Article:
If we look at the other ingredients of papaya, in addition to the digestive enzyme papain, we find many other essential nutrients, some of which have antioxidant and thus disease-preventing effects. Particularly noteworthy are the high levels of vitamin A, vitamin C, vitamin E, and beta-carotene. In addition, papaya is a good source of magnesium, potassium, and a number of B vitamins such as folic acid and pantothenic acid (B5). Not to be scoffed at are the dietary fibers that are essential for a healthy intestine.

Papaya against stomach ulcers and intestinal parasites

The papain and fiber in papaya are not only useful in the digestive system, but some animal studies also offer hope for alternative treatments for stomach ulcers. A 2009 study published in the Journal of Medicinal Food reported unripe papaya’s effectiveness against ulcers in laboratory rats. Thus, concentrated papaya extract might also be attractive as a chemical-free anti-ulcer agent in humans.

As a protein-splitting enzyme, papain also declares war on intestinal parasites that feed on undigested protein and put a strain on the immune system. Papain is also effective against viruses, allergens, yeasts, and fungi in the intestine. Enjoy papaya especially after antibiotic treatments, as it helps restore a healthy balance of gut bacteria, which in turn boosts the immune system and discourages cancer cells.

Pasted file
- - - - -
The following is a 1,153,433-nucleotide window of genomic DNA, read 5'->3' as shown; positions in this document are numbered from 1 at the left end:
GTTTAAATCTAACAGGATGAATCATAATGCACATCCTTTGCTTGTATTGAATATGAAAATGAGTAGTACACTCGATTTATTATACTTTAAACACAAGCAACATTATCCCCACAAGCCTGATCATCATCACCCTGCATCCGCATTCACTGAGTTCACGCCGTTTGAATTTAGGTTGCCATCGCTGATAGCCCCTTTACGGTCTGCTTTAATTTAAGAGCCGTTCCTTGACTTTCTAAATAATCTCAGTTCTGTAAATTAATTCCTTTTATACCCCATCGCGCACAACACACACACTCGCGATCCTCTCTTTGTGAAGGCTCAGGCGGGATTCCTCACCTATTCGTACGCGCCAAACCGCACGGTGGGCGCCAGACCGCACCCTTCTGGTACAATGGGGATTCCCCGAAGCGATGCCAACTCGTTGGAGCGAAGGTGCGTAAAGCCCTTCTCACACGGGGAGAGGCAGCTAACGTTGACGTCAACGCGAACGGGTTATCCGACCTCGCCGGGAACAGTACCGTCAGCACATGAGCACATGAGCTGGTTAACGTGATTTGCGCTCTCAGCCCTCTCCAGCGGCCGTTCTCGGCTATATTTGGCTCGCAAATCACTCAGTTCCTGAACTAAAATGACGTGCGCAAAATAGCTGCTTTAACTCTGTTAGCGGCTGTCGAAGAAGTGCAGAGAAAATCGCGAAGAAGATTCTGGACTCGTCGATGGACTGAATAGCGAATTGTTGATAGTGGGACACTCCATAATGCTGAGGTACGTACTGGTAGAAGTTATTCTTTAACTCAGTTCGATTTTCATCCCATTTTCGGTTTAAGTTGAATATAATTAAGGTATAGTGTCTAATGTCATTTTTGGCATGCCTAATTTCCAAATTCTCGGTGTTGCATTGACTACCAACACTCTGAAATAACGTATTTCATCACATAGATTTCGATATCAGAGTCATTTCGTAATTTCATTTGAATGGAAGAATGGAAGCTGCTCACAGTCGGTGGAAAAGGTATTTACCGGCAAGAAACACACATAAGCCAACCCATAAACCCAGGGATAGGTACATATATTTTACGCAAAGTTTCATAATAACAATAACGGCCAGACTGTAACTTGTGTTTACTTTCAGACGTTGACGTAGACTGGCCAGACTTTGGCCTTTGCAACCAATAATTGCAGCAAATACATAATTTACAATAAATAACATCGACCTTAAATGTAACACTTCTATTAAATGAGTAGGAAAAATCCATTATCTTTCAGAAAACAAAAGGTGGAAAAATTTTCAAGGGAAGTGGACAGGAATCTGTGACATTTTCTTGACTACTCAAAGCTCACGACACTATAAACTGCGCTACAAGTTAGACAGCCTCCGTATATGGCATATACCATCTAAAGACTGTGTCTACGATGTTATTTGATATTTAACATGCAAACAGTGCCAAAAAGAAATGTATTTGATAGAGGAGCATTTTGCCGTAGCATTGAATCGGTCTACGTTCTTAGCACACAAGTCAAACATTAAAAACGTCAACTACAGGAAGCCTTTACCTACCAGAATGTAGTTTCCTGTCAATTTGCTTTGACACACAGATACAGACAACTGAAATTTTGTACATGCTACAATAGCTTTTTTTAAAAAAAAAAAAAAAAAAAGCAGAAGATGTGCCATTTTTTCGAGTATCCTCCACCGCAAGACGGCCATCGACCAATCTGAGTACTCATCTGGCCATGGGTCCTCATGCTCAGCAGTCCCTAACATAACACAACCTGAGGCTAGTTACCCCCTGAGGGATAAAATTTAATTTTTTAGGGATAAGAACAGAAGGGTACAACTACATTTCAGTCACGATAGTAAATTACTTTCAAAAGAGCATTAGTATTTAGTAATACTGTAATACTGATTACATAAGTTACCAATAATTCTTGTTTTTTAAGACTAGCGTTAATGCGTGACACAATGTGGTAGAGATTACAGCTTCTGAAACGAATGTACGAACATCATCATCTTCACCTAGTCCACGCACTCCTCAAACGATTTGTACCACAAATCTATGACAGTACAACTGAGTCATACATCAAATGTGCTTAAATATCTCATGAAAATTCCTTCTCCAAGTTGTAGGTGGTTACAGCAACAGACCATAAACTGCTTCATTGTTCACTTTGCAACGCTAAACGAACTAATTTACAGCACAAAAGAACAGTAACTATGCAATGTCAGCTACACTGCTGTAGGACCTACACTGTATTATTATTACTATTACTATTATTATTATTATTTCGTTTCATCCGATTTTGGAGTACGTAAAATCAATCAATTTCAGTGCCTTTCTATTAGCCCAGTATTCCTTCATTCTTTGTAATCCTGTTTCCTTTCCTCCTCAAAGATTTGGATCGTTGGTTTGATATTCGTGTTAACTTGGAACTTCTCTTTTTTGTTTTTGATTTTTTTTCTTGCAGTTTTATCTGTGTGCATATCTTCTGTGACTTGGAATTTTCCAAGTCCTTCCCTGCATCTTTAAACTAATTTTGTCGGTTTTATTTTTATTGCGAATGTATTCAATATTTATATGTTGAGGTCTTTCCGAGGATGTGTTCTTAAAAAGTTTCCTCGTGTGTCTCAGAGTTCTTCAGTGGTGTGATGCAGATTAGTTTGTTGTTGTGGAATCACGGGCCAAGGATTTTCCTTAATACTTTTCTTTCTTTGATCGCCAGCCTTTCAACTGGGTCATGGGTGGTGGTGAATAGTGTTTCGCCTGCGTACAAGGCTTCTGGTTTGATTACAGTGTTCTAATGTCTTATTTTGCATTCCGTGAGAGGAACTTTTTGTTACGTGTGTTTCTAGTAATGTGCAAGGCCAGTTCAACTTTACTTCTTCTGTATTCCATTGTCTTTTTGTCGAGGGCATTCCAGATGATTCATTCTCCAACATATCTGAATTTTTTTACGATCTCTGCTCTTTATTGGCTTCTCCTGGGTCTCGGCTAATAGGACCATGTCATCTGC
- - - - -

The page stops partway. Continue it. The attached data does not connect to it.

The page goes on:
The papaya seeds in particular have proven to be extremely effective against intestinal parasites. You can find out what other effects papaya seeds have in our article on the healing powers of papaya seeds.

Papaya inhibits the growth of cancer cells

Medical professionals in the western world are beginning to recognize the health benefits of papaya, which primitive peoples seem to have known for generations. More than 600 studies deal with the healing powers of papaya against cancer alone. The Australian health service even officially promotes the fruit as a cancer medicinal plant.